Date of Award


Document Type


Degree Name

Doctor of Philosophy


School of Education


Counseling Psychology, Ph.D.

First Advisor

Jimmy Kijai

Second Advisor

Duane C. McBride

Third Advisor

Dennis Waite


Purpose. This study examines the construct validity of the Substance Abuse Subtle Screening Inventory for Adolescents (SASSI-A) as a substance-abuse screening instrument for dual-diagnosed adolescents in a residential treatment center.

Method. Using archival records of 336 subjects from a long-term residential treatment center, this study applied a two-group comparison method to examine the construct validity of the SASSI-A for screening substance abuse among adolescents in a residential treatment center. Residents were initially clinically assessed by a state certified counselor as either substance abuser/chemically dependent or non-substance abuser/chemically dependent. At this residential treatment center, the clinical assessment included a full review of the resident's clinical and medical file, consult with the resident's family if possible, welfare and/or probation staff, the primary therapist and other residential staff, and an assessment interview. Scale scores and decision rules for the SASSI-A were then compared to the classification by clinical assessment. Underlying structure of the SASSI-A was also examined through principal component analysis.

Results. Independent t tests for the SASSI-A subscales scores showed significant differences in the mean scores between those clinically assessed as substance abuser/chemically dependent and those who were not. Those who were classified as chemically dependent using SASSI-A Decision Rules #1, #2, #3, and #4 were also likely to be clinically assessed as substance abuser/chemically dependent. For this sample, there was insufficient remaining subjects to test the utility of Decision Rules #5 and #6. Classification by clinical assessment and by SASSI-A was unrelated to demographic variables. In comparing the end results of the SASSI-A Decision Rules classification versus the results of those clinically assessed, there was an overall classification agreement of 78.6%. Principle component analysis with varimax rotation resulted in three meaningful underlying factors.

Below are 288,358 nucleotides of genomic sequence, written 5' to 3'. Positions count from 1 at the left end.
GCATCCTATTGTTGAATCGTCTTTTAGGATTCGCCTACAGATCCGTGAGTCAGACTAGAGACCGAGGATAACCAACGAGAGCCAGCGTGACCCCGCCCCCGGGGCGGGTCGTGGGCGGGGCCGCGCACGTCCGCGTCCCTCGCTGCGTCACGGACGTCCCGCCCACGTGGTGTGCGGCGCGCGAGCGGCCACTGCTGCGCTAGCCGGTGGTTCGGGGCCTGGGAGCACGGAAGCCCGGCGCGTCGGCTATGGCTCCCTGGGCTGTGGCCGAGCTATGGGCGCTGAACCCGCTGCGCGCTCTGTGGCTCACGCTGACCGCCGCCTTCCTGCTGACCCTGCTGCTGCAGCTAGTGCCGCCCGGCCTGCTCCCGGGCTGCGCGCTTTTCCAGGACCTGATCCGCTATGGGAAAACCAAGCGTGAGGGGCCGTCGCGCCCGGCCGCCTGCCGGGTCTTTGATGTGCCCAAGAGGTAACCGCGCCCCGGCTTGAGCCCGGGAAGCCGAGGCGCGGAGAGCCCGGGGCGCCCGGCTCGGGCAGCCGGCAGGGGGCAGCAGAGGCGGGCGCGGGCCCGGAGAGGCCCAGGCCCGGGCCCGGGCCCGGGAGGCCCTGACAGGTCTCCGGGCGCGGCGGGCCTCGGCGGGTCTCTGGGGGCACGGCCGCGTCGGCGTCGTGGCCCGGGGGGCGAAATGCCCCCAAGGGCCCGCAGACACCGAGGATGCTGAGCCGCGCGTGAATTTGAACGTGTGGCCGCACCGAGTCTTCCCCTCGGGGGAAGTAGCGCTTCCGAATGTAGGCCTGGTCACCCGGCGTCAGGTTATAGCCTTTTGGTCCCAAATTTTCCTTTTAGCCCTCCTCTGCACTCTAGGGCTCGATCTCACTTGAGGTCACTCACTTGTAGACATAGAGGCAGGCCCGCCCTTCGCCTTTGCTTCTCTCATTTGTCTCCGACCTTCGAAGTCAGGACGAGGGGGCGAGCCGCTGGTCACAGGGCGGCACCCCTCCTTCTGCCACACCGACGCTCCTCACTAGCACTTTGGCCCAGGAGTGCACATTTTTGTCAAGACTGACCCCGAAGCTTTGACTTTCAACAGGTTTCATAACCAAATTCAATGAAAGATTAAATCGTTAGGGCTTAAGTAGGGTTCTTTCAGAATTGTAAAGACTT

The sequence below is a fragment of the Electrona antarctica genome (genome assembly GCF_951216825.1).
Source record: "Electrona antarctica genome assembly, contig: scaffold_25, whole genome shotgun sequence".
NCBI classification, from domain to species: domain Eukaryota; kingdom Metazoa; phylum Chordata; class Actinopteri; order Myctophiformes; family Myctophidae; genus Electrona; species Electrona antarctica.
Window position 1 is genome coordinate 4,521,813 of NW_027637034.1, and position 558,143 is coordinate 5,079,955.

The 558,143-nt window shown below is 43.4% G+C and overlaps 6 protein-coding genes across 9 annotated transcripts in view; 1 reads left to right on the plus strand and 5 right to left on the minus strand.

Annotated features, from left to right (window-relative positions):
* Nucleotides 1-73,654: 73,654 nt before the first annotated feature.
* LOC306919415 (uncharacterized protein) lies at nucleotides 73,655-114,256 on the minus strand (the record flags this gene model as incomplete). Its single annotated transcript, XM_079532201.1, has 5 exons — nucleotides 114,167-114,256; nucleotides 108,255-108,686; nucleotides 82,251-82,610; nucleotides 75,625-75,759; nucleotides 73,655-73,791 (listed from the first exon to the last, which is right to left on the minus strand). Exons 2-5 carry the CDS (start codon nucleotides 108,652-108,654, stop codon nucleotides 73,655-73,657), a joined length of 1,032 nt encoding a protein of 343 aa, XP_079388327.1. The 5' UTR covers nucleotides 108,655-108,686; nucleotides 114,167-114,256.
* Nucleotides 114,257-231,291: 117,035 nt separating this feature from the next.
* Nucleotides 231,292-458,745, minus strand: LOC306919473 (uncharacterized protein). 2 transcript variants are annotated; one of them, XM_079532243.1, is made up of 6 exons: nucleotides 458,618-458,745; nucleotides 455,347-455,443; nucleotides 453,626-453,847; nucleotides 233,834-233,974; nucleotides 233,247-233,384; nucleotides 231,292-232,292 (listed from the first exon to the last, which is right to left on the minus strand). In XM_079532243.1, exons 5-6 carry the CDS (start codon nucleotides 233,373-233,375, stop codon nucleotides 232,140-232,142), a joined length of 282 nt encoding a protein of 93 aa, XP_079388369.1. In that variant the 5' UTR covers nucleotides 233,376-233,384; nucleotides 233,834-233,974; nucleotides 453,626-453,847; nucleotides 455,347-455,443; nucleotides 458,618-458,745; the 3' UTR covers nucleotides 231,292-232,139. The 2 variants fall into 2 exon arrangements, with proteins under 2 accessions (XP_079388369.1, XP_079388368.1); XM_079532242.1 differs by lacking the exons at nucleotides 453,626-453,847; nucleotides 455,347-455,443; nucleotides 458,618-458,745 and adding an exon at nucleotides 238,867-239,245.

Conclusions. Compared to classification by clinical assessment, the SASSI-A appears to be a valid screening instrument for identifying substance abuse/chemical dependency among adolescents in a residential treatment center.

Subject Area

Substance Abuse Subtle Screening Inventory, Substance abuse--Treatment, Teenagers--Substance use.

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